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Texas Is Still A Red State (Despite Early Voting Numbers)

The early voting numbers published by the office of the Texas Secretary of State showed the number of voters who voted in each party's primary. Those numbers only contained the votes from the 15 largest Texas counties, but those counties contain about two-thirds of the state's registered voters. Those early voting numbers looked very good for Democrats. In those counties, about 45,000 more Democrats voted than Republicans.

The hope was that Democrats had held their own in the other counties (containing the other third of registered voters), and would keep pace with Republicans on election day. That would have shown Texas was on the verge of turning blue.

But that did not happen. In those other counties and on election day, the Republican Party reigned supreme. The charts above show the bad news. While Democrats did turn out in large numbers, the Republicans turned out in even larger numbers -- outvoting Democrats by more than half a million votes (Republicans 1,537,868 - Democrats 1,017,150). The Republican voters made up 10.08% of the state's registered voters, while the Democratic voters made up only 6.67%.

Those are not numbers that show a state on the verge of turning blue (or even purple). That day will come (thanks to demographic changes), but it's still a future change.

Having said that, there's still some things for Democrats to be encouraged by. They did turn out in record numbers for the primary. And considering the anger in the country, they could flip one or two U.S. House districts from Republican to Democrat. There is also an outside chance that Beto O'Rourke could unseat Ted Cruz in the Senate race. Cruz is not as popular as other statewide Republicans, and if some things happen (a large turnout by young voters and by voters in the Valley and urban areas, a significant number of women abandoning the GOP, and a well-run and financed campaign by O'Rourke) there could be a minor miracle in November.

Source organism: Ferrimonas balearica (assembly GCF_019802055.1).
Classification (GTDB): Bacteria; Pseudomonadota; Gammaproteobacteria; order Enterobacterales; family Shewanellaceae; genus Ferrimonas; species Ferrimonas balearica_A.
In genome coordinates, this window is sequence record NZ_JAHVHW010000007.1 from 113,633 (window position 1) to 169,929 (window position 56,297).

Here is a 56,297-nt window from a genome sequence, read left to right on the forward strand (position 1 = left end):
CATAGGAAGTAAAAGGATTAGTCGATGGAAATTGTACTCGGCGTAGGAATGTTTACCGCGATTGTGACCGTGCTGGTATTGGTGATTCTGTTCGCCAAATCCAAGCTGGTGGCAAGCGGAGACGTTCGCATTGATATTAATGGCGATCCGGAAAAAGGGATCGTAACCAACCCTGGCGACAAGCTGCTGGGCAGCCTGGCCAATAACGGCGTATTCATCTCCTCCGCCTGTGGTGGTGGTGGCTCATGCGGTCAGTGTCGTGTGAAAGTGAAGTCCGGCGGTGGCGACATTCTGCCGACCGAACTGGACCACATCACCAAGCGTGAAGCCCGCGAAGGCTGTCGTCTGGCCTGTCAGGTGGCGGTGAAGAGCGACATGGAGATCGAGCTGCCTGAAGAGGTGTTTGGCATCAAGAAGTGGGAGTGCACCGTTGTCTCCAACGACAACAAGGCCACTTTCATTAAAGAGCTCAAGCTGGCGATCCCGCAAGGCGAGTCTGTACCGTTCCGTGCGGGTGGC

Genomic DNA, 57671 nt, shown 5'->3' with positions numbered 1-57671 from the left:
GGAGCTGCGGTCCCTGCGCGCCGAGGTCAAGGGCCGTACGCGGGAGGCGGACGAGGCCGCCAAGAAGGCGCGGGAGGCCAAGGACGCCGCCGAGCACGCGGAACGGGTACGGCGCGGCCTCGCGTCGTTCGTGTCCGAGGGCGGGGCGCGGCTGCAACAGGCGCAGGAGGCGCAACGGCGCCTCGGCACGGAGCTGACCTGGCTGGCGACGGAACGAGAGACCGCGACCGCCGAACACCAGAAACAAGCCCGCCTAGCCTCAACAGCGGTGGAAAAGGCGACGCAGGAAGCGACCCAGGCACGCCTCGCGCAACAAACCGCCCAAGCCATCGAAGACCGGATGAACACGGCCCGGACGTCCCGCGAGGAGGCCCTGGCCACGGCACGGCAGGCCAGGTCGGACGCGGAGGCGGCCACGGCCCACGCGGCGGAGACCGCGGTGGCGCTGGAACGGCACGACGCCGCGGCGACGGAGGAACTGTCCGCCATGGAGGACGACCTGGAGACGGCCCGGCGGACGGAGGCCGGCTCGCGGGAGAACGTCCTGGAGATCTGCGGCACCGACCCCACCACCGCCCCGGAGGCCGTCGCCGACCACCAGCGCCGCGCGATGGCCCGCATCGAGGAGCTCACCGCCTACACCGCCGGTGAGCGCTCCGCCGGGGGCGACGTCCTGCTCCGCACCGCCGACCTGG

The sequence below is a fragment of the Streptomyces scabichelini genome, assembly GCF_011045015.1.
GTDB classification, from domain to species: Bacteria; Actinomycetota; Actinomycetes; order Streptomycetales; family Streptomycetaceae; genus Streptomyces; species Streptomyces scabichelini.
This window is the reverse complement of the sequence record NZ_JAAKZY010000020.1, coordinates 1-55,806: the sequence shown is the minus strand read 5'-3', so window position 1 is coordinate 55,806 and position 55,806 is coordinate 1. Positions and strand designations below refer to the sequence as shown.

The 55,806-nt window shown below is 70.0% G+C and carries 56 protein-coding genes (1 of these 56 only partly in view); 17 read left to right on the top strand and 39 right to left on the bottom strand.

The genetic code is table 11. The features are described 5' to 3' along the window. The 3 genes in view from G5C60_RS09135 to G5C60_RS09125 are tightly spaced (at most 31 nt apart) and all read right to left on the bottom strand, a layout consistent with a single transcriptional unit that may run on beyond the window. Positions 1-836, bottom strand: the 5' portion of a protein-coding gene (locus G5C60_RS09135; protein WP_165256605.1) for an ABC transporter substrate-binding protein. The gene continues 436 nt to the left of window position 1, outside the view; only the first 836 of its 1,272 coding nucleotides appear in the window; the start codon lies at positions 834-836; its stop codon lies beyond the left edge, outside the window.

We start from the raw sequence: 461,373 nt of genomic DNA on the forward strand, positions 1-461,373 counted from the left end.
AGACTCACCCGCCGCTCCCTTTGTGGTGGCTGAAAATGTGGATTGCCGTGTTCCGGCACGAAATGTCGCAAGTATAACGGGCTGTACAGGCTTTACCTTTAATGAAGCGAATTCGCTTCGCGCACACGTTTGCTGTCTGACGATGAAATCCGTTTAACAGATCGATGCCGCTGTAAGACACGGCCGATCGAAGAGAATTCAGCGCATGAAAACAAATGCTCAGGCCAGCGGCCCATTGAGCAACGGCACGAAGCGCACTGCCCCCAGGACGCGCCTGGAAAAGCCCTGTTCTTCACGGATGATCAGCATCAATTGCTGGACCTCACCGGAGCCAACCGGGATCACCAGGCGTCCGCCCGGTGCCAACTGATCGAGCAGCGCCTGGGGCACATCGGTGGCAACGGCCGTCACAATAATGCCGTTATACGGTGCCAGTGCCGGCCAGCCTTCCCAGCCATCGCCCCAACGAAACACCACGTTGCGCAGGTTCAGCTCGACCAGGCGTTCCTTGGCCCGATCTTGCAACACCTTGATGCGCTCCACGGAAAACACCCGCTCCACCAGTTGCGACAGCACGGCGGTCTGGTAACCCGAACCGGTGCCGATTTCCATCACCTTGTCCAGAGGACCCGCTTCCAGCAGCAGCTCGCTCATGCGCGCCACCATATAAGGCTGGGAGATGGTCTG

Texas is not yet ready to turn blue -- sweeping statewide offices for Democrats and flipping the majority of House districts to Democrats. Those who thought that are simply wrong. But progress could be made this November, and that's good for now.

This post first appeared on Jobsanger, please read the originial post: here

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Texas Is Still A Red State (Despite Early Voting Numbers)


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